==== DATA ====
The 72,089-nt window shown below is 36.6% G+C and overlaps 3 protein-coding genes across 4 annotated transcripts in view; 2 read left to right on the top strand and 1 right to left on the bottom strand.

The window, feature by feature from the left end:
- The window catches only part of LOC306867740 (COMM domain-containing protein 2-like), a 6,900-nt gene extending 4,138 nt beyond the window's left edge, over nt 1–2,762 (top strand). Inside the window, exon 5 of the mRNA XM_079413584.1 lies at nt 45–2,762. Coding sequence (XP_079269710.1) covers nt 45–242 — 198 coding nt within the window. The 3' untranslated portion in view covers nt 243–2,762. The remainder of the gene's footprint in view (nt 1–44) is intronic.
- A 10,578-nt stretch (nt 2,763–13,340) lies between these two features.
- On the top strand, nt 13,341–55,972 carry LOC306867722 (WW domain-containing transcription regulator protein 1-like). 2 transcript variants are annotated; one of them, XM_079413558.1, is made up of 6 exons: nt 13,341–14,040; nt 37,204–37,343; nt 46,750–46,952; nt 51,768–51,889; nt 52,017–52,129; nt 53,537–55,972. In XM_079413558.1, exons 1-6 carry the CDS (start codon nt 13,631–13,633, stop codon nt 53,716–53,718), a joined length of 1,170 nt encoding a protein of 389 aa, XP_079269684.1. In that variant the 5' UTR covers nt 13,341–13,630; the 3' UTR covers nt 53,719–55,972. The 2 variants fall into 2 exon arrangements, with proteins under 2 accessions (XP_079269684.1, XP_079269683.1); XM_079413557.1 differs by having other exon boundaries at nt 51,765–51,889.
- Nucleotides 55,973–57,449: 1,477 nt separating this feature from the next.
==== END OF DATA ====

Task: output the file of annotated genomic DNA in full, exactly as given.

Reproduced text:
The 72,089-nt window shown below is 36.6% G+C and overlaps 3 protein-coding genes across 4 annotated transcripts in view; 2 read left to right on the top strand and 1 right to left on the bottom strand.

The window, feature by feature from the left end:
- The window catches only part of LOC306867740 (COMM domain-containing protein 2-like), a 6,900-nt gene extending 4,138 nt beyond the window's left edge, over nt 1–2,762 (top strand). Inside the window, exon 5 of the mRNA XM_079413584.1 lies at nt 45–2,762. Coding sequence (XP_079269710.1) covers nt 45–242 — 198 coding nt within the window. The 3' untranslated portion in view covers nt 243–2,762. The remainder of the gene's footprint in view (nt 1–44) is intronic.
- A 10,578-nt stretch (nt 2,763–13,340) lies between these two features.
- On the top strand, nt 13,341–55,972 carry LOC306867722 (WW domain-containing transcription regulator protein 1-like). 2 transcript variants are annotated; one of them, XM_079413558.1, is made up of 6 exons: nt 13,341–14,040; nt 37,204–37,343; nt 46,750–46,952; nt 51,768–51,889; nt 52,017–52,129; nt 53,537–55,972. In XM_079413558.1, exons 1-6 carry the CDS (start codon nt 13,631–13,633, stop codon nt 53,716–53,718), a joined length of 1,170 nt encoding a protein of 389 aa, XP_079269684.1. In that variant the 5' UTR covers nt 13,341–13,630; the 3' UTR covers nt 53,719–55,972. The 2 variants fall into 2 exon arrangements, with proteins under 2 accessions (XP_079269684.1, XP_079269683.1); XM_079413557.1 differs by having other exon boundaries at nt 51,765–51,889.
- Nucleotides 55,973–57,449: 1,477 nt separating this feature from the next.